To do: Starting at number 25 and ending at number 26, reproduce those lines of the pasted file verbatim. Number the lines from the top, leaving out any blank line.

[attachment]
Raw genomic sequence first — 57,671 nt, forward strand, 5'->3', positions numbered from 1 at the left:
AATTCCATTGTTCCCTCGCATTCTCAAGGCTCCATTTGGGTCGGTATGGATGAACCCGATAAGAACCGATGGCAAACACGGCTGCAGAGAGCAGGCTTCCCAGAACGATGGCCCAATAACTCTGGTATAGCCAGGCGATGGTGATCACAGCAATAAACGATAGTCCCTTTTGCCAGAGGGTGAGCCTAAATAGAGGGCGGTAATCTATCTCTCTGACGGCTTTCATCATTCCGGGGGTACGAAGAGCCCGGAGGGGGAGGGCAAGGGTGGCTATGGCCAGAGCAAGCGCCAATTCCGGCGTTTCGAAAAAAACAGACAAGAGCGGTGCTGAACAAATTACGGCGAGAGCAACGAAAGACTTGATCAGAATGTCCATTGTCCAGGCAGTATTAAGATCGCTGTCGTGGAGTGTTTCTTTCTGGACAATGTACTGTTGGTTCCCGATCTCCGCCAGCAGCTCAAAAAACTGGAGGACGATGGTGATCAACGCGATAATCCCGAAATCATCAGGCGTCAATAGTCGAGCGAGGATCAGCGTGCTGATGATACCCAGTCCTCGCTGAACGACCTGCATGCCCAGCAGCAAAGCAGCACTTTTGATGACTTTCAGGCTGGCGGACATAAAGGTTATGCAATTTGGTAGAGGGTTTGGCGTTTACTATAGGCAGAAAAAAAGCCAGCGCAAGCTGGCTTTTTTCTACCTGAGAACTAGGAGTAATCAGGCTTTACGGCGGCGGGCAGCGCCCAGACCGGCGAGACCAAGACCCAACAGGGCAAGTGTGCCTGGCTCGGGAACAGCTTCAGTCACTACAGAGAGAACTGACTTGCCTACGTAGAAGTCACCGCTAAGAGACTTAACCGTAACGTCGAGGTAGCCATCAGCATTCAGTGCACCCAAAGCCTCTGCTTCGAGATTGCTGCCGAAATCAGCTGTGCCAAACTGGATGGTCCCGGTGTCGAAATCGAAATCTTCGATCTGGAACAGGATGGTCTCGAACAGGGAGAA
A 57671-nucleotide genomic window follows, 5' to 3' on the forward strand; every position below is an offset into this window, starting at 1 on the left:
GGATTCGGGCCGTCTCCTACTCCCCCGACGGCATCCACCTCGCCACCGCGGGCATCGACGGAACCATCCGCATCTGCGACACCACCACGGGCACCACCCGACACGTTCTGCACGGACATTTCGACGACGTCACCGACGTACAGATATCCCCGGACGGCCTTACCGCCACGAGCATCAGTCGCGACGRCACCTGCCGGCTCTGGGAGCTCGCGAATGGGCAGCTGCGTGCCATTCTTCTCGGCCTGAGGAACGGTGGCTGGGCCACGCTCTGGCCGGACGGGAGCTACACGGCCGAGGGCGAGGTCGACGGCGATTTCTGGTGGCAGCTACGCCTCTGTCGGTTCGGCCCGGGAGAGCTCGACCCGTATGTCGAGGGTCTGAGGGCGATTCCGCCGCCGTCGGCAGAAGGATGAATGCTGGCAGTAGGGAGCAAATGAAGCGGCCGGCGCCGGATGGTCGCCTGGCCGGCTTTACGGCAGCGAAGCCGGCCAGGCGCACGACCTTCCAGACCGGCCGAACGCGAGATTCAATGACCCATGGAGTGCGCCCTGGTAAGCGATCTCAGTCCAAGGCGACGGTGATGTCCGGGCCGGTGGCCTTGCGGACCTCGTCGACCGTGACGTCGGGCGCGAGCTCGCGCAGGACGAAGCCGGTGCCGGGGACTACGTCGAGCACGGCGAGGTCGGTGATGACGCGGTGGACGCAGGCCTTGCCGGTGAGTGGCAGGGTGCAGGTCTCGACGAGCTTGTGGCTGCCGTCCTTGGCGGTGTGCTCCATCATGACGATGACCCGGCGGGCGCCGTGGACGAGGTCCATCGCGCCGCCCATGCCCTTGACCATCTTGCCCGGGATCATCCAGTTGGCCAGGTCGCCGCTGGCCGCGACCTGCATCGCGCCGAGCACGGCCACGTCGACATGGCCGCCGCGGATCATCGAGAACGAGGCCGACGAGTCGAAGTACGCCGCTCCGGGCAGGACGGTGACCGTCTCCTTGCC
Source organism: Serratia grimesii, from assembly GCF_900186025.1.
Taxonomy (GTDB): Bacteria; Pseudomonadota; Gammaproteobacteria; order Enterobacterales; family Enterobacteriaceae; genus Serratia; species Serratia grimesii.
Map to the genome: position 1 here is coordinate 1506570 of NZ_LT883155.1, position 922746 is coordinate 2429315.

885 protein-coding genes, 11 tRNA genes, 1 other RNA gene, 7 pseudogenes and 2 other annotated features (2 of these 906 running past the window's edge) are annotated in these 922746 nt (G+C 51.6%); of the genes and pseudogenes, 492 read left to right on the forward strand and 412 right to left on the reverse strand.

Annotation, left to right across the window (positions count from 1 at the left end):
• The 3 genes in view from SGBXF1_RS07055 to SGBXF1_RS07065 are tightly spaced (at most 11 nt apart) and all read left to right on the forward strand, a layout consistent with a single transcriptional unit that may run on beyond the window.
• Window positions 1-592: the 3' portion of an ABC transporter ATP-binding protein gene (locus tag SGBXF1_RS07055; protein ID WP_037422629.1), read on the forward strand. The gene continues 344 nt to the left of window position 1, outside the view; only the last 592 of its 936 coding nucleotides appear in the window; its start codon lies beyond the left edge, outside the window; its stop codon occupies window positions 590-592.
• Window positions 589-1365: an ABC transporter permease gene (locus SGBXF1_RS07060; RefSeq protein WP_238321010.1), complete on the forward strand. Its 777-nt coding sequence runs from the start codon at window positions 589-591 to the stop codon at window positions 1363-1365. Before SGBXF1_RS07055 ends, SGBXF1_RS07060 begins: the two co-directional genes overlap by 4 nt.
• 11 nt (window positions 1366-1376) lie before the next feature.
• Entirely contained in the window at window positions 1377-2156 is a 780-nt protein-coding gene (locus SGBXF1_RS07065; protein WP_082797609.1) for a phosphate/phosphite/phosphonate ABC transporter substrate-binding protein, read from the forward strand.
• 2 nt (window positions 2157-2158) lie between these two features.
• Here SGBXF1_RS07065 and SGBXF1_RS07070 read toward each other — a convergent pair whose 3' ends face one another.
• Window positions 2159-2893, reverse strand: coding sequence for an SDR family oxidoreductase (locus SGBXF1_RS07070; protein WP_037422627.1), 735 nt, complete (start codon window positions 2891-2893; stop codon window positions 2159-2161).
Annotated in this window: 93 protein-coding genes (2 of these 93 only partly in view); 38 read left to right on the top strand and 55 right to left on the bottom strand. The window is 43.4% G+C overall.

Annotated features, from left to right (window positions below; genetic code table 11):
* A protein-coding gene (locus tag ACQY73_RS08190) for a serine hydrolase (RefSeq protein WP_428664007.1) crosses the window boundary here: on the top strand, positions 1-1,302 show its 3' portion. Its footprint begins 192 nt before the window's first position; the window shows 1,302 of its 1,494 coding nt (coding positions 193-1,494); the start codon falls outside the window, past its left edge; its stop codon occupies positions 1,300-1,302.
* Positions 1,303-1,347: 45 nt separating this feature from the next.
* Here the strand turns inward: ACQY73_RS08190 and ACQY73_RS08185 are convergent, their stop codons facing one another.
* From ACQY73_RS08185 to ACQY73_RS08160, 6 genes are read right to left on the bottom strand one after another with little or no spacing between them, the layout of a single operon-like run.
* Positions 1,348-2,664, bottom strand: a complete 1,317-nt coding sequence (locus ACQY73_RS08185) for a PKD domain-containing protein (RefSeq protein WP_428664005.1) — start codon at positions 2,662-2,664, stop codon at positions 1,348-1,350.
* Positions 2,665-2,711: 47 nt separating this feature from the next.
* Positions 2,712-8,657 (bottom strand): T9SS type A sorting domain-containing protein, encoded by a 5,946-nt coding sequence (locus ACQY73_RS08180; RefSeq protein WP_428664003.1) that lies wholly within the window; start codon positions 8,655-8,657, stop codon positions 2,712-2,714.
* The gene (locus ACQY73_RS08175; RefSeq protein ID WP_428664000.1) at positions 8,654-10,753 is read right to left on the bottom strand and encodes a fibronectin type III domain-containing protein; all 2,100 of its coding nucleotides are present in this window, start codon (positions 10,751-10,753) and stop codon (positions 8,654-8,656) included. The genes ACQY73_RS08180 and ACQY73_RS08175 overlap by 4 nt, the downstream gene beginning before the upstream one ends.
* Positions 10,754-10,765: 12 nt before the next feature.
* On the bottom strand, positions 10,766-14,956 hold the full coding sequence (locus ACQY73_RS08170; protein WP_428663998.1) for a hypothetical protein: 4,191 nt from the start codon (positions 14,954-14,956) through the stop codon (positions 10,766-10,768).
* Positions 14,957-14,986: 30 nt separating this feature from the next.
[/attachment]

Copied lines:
* Positions 2,665-2,711: 47 nt separating this feature from the next.
* Positions 2,712-8,657 (bottom strand): T9SS type A sorting domain-containing protein, encoded by a 5,946-nt coding sequence (locus ACQY73_RS08180; RefSeq protein WP_428664003.1) that lies wholly within the window; start codon positions 8,655-8,657, stop codon positions 2,712-2,714.